On a weekly basis, downtown bar
employees are forced to go hands on with unruly patrons.
Though many Iowa City bar workers have been taught how
to handle these situations, city and bar officials agree
more training is never a bad thing.
Under a proposed bill, high-occupancy bars in Polk
County - which includes the Des Moines area - would
serve as a test pilot for requiring at least one bouncer
to train in anger management and techniques for safely
removing people from bars.
The Polk County pilot project would start Jan. 1, 2009
and end June 30, 2011. A report will be submitted to the
Legislature by Jan. 1, 2011, evaluating the
effectiveness of the pilot project.
In the bill, high-occupancy bars are defined as those
that hold more than 200 people. Many of the downtown
Iowa City bars meet this definition.
Leah Cohen, the owner of Bo-James,
118 E. Washington St., already puts her employees
through some training on fight situations. Her employees
also undergo Training for Intervention Procedures, in
which bartenders and servers learn how to identify and
address an intoxicated person.
"We really urge [employees] not to handle the situation
on their own," Cohen said.
All bouncers at the Industry, 211 Iowa Ave., go through
hands-on training on how to legally and safely remove
people from the building, said Sarah Henningfield, the
bar's general manager.
An experienced bouncer trains each of the Industry's
bouncers for three hours by asking participants to take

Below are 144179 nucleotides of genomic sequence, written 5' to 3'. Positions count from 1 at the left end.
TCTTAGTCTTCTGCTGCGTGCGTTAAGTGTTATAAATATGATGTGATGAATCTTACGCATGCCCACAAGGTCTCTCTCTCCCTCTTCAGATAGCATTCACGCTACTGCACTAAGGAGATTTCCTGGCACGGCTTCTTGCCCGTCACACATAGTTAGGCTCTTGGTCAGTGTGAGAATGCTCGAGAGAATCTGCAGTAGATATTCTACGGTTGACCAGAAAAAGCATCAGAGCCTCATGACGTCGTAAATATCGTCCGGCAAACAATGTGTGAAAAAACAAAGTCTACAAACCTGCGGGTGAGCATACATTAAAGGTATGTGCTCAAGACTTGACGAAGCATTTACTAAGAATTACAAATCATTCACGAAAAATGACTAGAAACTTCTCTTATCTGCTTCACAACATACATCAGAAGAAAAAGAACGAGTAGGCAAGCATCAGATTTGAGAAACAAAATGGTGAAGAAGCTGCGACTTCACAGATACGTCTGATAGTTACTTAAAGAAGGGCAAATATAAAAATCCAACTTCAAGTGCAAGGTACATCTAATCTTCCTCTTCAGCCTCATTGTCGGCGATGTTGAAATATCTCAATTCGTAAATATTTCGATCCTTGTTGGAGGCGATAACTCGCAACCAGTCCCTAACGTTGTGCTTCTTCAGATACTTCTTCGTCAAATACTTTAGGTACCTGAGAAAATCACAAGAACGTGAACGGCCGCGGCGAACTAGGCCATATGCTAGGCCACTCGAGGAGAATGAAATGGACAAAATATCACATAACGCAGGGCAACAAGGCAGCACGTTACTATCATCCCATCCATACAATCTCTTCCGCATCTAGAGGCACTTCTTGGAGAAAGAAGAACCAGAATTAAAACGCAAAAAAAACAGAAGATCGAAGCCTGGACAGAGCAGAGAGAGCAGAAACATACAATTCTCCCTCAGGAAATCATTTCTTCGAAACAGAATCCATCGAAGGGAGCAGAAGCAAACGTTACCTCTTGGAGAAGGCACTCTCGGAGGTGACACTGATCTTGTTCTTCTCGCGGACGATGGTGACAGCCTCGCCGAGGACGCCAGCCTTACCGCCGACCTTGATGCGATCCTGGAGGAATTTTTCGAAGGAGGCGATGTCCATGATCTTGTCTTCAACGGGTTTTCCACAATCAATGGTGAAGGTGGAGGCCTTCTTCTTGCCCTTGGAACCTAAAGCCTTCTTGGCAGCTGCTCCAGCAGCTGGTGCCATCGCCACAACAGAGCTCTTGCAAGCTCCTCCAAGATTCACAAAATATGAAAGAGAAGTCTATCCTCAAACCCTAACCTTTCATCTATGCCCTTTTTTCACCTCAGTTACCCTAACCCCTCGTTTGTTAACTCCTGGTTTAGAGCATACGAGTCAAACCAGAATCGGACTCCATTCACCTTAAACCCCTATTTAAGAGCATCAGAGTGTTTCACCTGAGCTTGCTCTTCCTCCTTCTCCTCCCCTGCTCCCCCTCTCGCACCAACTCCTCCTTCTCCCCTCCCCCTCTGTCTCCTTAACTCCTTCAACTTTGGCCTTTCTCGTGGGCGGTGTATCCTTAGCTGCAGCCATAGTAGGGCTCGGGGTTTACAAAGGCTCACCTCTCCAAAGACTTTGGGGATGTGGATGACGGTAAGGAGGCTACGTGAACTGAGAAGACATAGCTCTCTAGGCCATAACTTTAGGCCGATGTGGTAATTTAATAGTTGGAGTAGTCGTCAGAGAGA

turns acting out and responding to rowdy situations.
Under the bill, any time a bar holds an event for which
it charges an admission fee of $5 or more and during
which alcohol is served, at least one person trained in
special security techniques would have to be working.
owa City City Councilor Connie
Champion said the city would most likely welcome the
requirement if it ever spread to Iowa City, but she
noted that she thought the bars currently do a good job
of keeping fights and disorderly customers under
"I know we have problems in our bars," she said. "But
they are very good at calling police when necessary."
Iowa City police Sgt. Troy Kelsay agreed.
"The question is, should it be mandated by state
lawmakers?" he said.
For nearly eight years, some politicians have pushed
this legislation in response to the death of Charles
Lovelady, who died in 2000 after a fight with two Des
The training would also include techniques for safely
removing people, use of force, civil rights, and
recognizing of fake IDs. Lawmakers plan to set aside
$15,000 for the eight-hour training program training
program. The Iowa Workforce Development's division of
labor services would be responsible for the program,
which will cost no more than $50 per person.